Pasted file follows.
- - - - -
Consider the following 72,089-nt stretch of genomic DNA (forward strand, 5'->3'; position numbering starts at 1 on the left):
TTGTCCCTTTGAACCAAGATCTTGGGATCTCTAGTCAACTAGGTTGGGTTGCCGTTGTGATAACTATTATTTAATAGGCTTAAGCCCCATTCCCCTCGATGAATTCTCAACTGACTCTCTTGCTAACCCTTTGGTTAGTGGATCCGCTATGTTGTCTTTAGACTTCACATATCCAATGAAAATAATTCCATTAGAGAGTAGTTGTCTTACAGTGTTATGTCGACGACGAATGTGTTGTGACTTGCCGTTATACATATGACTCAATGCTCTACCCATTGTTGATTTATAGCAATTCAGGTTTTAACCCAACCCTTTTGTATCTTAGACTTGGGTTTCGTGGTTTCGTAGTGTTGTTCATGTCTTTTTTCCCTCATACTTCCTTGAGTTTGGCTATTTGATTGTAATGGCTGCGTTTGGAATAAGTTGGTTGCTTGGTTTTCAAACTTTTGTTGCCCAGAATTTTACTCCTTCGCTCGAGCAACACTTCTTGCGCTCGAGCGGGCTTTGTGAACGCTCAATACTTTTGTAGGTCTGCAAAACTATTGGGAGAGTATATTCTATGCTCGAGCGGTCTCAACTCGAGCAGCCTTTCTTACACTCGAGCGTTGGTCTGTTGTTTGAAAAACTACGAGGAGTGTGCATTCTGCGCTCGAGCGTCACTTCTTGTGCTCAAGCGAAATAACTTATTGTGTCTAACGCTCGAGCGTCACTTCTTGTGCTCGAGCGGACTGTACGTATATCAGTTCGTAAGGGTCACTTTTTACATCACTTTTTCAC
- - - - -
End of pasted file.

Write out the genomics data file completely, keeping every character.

Consider the following 72,089-nt stretch of genomic DNA (forward strand, 5'->3'; position numbering starts at 1 on the left):
TTGTCCCTTTGAACCAAGATCTTGGGATCTCTAGTCAACTAGGTTGGGTTGCCGTTGTGATAACTATTATTTAATAGGCTTAAGCCCCATTCCCCTCGATGAATTCTCAACTGACTCTCTTGCTAACCCTTTGGTTAGTGGATCCGCTATGTTGTCTTTAGACTTCACATATCCAATGAAAATAATTCCATTAGAGAGTAGTTGTCTTACAGTGTTATGTCGACGACGAATGTGTTGTGACTTGCCGTTATACATATGACTCAATGCTCTACCCATTGTTGATTTATAGCAATTCAGGTTTTAACCCAACCCTTTTGTATCTTAGACTTGGGTTTCGTGGTTTCGTAGTGTTGTTCATGTCTTTTTTCCCTCATACTTCCTTGAGTTTGGCTATTTGATTGTAATGGCTGCGTTTGGAATAAGTTGGTTGCTTGGTTTTCAAACTTTTGTTGCCCAGAATTTTACTCCTTCGCTCGAGCAACACTTCTTGCGCTCGAGCGGGCTTTGTGAACGCTCAATACTTTTGTAGGTCTGCAAAACTATTGGGAGAGTATATTCTATGCTCGAGCGGTCTCAACTCGAGCAGCCTTTCTTACACTCGAGCGTTGGTCTGTTGTTTGAAAAACTACGAGGAGTGTGCATTCTGCGCTCGAGCGTCACTTCTTGTGCTCAAGCGAAATAACTTATTGTGTCTAACGCTCGAGCGTCACTTCTTGTGCTCGAGCGGACTGTACGTATATCAGTTCGTAAGGGTCACTTTTTACATCACTTTTTCAC